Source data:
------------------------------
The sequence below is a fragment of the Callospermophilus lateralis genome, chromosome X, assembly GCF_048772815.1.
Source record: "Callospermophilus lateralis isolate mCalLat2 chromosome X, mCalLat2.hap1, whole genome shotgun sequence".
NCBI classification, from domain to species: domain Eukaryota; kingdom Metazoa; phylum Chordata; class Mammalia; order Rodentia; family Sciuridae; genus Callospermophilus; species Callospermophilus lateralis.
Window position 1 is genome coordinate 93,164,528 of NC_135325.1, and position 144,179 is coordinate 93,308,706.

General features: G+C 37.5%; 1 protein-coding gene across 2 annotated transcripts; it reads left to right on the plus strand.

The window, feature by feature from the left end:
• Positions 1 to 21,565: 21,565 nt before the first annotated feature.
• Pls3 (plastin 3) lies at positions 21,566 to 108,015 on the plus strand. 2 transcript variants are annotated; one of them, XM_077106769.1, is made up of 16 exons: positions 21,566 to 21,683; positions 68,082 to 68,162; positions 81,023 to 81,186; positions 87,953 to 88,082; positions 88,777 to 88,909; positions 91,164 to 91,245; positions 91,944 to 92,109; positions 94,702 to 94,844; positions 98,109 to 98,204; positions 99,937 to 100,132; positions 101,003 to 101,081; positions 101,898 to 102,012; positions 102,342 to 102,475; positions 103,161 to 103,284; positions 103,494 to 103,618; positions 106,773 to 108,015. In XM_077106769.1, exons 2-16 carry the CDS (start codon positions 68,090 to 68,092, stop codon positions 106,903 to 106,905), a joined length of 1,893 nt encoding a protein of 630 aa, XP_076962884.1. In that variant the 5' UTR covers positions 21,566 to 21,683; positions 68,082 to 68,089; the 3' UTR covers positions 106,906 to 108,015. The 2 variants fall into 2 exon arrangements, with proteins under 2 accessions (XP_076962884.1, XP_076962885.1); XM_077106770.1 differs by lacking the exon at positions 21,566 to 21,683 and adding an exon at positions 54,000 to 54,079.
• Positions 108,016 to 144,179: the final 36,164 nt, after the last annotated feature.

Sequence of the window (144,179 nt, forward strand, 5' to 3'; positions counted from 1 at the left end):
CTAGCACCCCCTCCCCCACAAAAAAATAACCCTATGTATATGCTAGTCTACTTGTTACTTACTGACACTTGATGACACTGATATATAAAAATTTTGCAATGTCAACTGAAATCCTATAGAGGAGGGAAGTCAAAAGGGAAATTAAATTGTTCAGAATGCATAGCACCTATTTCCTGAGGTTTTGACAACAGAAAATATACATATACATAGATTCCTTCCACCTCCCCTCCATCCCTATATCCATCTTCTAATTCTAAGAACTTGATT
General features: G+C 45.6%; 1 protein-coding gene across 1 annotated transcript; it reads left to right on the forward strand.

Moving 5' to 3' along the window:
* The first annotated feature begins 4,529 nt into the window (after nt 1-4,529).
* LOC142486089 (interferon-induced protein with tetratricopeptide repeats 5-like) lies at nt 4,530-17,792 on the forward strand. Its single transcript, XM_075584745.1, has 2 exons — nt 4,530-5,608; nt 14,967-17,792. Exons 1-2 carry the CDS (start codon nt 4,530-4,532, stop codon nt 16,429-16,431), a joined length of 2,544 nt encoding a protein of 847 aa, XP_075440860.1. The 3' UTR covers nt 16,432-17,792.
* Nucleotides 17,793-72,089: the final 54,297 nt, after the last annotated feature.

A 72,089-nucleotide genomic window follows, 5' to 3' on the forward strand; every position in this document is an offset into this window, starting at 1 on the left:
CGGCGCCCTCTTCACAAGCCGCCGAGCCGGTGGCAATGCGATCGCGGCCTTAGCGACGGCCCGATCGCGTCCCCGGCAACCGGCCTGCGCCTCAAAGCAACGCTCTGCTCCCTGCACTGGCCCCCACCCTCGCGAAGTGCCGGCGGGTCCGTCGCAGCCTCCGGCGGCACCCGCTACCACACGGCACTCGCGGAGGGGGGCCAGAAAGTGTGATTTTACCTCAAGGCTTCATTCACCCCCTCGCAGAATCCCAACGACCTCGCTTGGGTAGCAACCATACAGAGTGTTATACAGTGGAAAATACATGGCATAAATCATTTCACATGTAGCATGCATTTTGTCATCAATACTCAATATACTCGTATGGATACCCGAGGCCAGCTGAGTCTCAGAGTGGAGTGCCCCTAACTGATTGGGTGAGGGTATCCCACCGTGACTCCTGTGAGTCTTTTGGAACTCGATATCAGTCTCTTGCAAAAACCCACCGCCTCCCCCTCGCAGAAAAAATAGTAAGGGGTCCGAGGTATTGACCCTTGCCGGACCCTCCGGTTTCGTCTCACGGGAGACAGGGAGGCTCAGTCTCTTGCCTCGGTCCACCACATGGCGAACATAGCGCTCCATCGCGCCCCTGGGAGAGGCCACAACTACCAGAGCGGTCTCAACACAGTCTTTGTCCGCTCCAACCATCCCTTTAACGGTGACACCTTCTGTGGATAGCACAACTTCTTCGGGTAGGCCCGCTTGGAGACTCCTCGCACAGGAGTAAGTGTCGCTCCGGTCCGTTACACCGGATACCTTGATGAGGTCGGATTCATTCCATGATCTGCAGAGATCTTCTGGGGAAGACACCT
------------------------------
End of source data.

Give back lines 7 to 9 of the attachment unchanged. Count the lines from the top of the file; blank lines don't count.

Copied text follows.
• Positions 1 to 21,565: 21,565 nt before the first annotated feature.
• Pls3 (plastin 3) lies at positions 21,566 to 108,015 on the plus strand. 2 transcript variants are annotated; one of them, XM_077106769.1, is made up of 16 exons: positions 21,566 to 21,683; positions 68,082 to 68,162; positions 81,023 to 81,186; positions 87,953 to 88,082; positions 88,777 to 88,909; positions 91,164 to 91,245; positions 91,944 to 92,109; positions 94,702 to 94,844; positions 98,109 to 98,204; positions 99,937 to 100,132; positions 101,003 to 101,081; positions 101,898 to 102,012; positions 102,342 to 102,475; positions 103,161 to 103,284; positions 103,494 to 103,618; positions 106,773 to 108,015. In XM_077106769.1, exons 2-16 carry the CDS (start codon positions 68,090 to 68,092, stop codon positions 106,903 to 106,905), a joined length of 1,893 nt encoding a protein of 630 aa, XP_076962884.1. In that variant the 5' UTR covers positions 21,566 to 21,683; positions 68,082 to 68,089; the 3' UTR covers positions 106,906 to 108,015. The 2 variants fall into 2 exon arrangements, with proteins under 2 accessions (XP_076962884.1, XP_076962885.1); XM_077106770.1 differs by lacking the exon at positions 21,566 to 21,683 and adding an exon at positions 54,000 to 54,079.
• Positions 108,016 to 144,179: the final 36,164 nt, after the last annotated feature.